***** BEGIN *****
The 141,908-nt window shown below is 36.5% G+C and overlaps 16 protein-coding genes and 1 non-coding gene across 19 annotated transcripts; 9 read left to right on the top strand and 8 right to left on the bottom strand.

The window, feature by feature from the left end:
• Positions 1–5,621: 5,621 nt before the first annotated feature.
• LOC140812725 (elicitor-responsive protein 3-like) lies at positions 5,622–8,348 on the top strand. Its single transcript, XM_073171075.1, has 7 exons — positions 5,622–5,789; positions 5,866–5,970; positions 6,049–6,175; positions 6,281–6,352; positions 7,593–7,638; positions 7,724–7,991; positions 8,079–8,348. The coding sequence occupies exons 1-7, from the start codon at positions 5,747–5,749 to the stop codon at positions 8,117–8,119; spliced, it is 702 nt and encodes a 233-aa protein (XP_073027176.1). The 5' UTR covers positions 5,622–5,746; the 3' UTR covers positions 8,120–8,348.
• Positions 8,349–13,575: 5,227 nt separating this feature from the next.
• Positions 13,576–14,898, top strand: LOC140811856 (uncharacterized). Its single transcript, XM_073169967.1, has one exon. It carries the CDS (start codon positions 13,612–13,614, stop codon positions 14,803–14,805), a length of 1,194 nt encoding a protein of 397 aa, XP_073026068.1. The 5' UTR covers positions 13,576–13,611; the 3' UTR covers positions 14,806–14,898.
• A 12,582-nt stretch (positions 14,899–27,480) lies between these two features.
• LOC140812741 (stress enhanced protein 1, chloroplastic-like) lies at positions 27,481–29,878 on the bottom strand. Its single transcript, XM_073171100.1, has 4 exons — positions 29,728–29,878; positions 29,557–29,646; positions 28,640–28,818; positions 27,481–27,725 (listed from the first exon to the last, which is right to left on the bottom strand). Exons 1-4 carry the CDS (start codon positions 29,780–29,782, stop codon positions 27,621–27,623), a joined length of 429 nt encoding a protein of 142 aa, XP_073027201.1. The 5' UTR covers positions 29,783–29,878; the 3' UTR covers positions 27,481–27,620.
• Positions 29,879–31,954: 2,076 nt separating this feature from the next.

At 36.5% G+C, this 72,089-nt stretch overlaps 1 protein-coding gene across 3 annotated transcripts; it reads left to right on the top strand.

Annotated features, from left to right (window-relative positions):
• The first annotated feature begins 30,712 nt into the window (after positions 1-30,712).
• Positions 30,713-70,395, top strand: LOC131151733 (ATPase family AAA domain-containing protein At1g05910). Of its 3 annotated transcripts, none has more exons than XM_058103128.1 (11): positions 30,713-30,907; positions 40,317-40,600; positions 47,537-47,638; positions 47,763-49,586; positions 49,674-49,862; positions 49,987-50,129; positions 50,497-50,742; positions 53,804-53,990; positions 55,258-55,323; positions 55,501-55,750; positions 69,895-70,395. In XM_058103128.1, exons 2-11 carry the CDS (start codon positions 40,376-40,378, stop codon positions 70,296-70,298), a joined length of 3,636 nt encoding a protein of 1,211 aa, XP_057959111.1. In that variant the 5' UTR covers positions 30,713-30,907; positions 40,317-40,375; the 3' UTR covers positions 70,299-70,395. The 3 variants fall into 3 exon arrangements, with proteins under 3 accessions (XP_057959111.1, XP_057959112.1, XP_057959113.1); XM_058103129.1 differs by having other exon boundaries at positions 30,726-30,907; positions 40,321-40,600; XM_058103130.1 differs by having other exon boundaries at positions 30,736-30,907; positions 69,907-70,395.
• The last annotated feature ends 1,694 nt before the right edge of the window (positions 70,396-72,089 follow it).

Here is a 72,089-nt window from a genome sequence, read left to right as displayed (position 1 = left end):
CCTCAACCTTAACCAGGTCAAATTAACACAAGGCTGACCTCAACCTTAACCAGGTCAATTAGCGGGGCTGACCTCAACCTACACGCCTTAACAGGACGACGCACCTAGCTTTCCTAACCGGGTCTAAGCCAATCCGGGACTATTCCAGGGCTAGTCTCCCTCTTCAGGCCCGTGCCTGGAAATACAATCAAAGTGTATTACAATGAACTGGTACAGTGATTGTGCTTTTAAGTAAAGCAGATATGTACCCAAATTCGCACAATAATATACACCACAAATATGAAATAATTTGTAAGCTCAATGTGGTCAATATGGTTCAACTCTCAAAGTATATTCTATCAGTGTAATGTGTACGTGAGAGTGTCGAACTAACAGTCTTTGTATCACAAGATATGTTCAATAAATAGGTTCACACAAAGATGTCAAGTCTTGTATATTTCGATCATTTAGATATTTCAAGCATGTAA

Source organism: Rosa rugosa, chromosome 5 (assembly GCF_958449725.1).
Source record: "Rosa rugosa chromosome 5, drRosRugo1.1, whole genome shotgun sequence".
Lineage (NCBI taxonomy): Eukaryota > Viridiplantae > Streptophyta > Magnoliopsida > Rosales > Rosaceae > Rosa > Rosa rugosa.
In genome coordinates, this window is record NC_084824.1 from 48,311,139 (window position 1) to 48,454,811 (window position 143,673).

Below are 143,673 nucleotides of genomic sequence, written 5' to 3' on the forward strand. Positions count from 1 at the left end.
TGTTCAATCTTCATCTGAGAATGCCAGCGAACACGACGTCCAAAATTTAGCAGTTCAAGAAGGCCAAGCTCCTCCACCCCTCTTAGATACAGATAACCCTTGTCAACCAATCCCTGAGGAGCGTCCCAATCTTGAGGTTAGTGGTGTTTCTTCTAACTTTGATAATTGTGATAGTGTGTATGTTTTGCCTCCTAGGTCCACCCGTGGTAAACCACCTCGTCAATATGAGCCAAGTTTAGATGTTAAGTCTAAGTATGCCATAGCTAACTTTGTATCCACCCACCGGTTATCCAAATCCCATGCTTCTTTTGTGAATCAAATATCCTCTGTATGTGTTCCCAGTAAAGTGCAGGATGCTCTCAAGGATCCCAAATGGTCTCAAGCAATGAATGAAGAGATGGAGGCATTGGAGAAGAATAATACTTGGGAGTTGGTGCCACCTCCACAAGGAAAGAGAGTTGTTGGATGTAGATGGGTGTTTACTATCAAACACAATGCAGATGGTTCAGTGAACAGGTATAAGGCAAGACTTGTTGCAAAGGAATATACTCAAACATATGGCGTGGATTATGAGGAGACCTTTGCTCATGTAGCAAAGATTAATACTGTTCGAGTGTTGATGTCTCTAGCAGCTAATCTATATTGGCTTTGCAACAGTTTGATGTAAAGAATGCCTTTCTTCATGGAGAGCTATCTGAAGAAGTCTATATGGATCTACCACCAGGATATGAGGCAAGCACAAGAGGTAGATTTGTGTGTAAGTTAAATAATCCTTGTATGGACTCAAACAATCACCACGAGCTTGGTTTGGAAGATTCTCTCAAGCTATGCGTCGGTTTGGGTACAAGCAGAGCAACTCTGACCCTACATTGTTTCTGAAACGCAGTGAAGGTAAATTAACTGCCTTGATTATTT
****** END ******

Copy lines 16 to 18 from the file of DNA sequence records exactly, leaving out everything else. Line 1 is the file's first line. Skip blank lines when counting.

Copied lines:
CCTCAACCTTAACCAGGTCAAATTAACACAAGGCTGACCTCAACCTTAACCAGGTCAATTAGCGGGGCTGACCTCAACCTACACGCCTTAACAGGACGACGCACCTAGCTTTCCTAACCGGGTCTAAGCCAATCCGGGACTATTCCAGGGCTAGTCTCCCTCTTCAGGCCCGTGCCTGGAAATACAATCAAAGTGTATTACAATGAACTGGTACAGTGATTGTGCTTTTAAGTAAAGCAGATATGTACCCAAATTCGCACAATAATATACACCACAAATATGAAATAATTTGTAAGCTCAATGTGGTCAATATGGTTCAACTCTCAAAGTATATTCTATCAGTGTAATGTGTACGTGAGAGTGTCGAACTAACAGTCTTTGTATCACAAGATATGTTCAATAAATAGGTTCACACAAAGATGTCAAGTCTTGTATATTTCGATCATTTAGATATTTCAAGCATGTAA

Source organism: Rosa rugosa, chromosome 5 (assembly GCF_958449725.1).
Source record: "Rosa rugosa chromosome 5, drRosRugo1.1, whole genome shotgun sequence".